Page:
For the millions of us that spend our days working at a computer, typing on a keyboard and using a mouse, it’s not at all unusual to experience chronic tension and pain in the upper back and neck areas. In this article, we’ll talk about what muscles are getting overwhelmed by this repetitive stress, and what we can do to get out of pain and integrate the upper back with the rest of the body.
The upper back and neck (i.e., from the area between the shoulder blades moving upwards into the neck, and even along the top of the shoulder blades towards the shoulders) is an easy area to ‘hunch up’ and hold tension. The muscles there tend to volunteer themselves for all activities that the upper back needs strength for, like carrying groceries or a child, or reaching up for something on a shelf. They also tend to hunch up unnecessarily as we reach our arms forward to type on a keyboard, or drive a car, and sometimes get stuck there! In this way they get stressed and overused, causing upper back pain, and other muscles that could support their function aren’t asked to get involved.
Upper Back Basics
There are two groups of muscles that we’re going to focus on in the upper back (although there are many, many more!). The first group of muscles work together to shrug the shoulders and lift the shoulder blades up the back.
The second group of muscles moves the shoulder blades from side to side. They attach the inner edge of the shoulder blade to the spine, and the outer edge of the shoulder blade to the ribs under the armpit (imagine the two sets of muscles playing tug-of-war with the shoulder blades from side to side).
“Codependent” Muscles: They Want To Do It All For You!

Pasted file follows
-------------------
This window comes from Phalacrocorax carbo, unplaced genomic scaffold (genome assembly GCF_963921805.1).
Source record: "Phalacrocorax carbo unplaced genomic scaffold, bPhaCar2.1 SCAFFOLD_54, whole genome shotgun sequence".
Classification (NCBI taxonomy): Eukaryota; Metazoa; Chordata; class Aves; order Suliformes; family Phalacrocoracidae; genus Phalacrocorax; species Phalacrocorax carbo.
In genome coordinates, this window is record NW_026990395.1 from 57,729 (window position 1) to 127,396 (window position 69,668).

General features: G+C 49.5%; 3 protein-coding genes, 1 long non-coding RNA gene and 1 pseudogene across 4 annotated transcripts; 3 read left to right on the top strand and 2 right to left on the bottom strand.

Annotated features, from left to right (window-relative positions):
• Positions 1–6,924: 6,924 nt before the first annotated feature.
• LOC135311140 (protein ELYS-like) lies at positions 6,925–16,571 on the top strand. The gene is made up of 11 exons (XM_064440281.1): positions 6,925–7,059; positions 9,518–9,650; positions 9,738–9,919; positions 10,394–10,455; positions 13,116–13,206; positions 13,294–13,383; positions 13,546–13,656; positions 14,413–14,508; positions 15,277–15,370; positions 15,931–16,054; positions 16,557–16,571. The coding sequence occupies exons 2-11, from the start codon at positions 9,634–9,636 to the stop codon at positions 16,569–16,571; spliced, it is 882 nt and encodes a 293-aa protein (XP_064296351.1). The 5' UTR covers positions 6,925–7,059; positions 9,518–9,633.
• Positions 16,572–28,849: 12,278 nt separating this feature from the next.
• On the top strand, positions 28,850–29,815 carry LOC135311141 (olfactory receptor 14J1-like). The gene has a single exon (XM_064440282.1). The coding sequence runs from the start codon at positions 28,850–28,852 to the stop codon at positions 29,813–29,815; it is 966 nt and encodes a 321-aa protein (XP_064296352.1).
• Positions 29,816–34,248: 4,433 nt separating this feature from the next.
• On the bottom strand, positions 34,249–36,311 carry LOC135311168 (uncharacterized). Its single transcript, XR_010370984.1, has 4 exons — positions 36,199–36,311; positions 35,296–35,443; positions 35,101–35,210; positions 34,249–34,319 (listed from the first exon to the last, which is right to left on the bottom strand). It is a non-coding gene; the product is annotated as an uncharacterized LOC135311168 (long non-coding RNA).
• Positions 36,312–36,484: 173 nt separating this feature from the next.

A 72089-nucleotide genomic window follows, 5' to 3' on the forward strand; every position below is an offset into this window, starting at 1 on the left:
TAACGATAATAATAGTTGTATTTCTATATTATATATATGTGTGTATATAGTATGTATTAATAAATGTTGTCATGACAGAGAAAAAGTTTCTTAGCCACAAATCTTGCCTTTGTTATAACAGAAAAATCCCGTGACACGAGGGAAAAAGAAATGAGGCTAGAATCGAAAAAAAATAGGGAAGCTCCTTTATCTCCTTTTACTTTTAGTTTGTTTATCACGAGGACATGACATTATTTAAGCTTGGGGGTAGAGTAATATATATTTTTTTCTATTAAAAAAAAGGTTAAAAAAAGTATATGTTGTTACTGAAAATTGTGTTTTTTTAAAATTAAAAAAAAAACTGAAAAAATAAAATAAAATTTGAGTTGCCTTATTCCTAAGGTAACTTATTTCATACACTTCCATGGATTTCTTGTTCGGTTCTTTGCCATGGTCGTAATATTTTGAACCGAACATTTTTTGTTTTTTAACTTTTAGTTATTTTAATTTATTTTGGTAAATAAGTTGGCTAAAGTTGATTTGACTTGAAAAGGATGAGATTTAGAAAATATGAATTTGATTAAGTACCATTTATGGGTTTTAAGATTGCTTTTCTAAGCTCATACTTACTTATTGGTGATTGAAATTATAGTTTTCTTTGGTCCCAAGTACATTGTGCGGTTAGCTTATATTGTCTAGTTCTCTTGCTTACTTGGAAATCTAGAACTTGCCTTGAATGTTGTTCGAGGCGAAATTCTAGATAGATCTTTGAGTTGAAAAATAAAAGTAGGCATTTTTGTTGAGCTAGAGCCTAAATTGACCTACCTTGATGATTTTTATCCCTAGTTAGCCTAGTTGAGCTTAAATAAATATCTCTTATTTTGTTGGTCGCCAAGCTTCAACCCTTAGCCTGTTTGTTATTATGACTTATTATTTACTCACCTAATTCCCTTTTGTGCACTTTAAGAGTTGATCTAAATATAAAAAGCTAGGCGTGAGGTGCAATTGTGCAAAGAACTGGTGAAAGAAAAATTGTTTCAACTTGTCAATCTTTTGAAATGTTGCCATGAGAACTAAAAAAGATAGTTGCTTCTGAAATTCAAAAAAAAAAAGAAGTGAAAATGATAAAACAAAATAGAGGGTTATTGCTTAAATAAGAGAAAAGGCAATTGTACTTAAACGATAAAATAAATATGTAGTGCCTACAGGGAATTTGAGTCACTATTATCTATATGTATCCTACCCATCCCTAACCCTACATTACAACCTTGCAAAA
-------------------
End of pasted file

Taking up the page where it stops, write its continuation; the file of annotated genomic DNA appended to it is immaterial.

A habitual place for so many of us to carry tension is in the upper back and neck. The shoulder shrugging muscles have a tendency to jump in and try to do actions for us that aren’t their job (try this: lying on your back with knees bent, do an abdominal crunch, and then curl your right elbow to your left knee. See if you can get your right shoulderblade completely off the floor without lifting your shoulder up to your ear – those muscles are going to want to pitch in!). As a result, they tend to be hypertonic – constantly contracted to the point that they don’t know how to release. They also drive discomfort from the upper back up into the neck.
In addition, the ‘hunched forward’ shape that we make with our shoulders and arms when we are typing on a keyboard (or driving a car) pulls the shoulder blades away from each other and stresses one set of ‘tug-of-war’ muscles while weakening the other.
My Job Requires That I Sit at A Computer
So how do we take care of this sensitive and overworked area, when we can’t get away from the requirements of our daily lives? Ergonomics aside, here’s what you can do to relieve your poor muscles.
1. Take a hot bath, or get a massage. Both will send messages to the constantly contracting muscles to relax. A hot bath softens the muscles (try using Epsom salts as well to draw out the ache) and a massage will increase blood and oxygen flow to the area and can release more specific areas of tension and holding.
2. Self Massage. You can get all of the benefits of going to a massage therapist with a self-massage therapy program using Yoga Tune Up® Therapy Balls. The Therapy Balls work to target areas of tension just like a massage therapist would with their fingers, while you control the duration and intensity. There is a great series for the Upper Body that you can find here.
3. Begin a Stretching and Strengthening routine. It’s important to take care of these muscles so that our bodies don’t become permanently stuck in this position, causing further health and posture problems down the road. If you haven’t started doing this yet, now is the time to begin a yoga routine.
Our lives may make certain demands on our bodies that we can’t change, but we can put in a little time and effort to relieve pain, release tension, and feel better overall!
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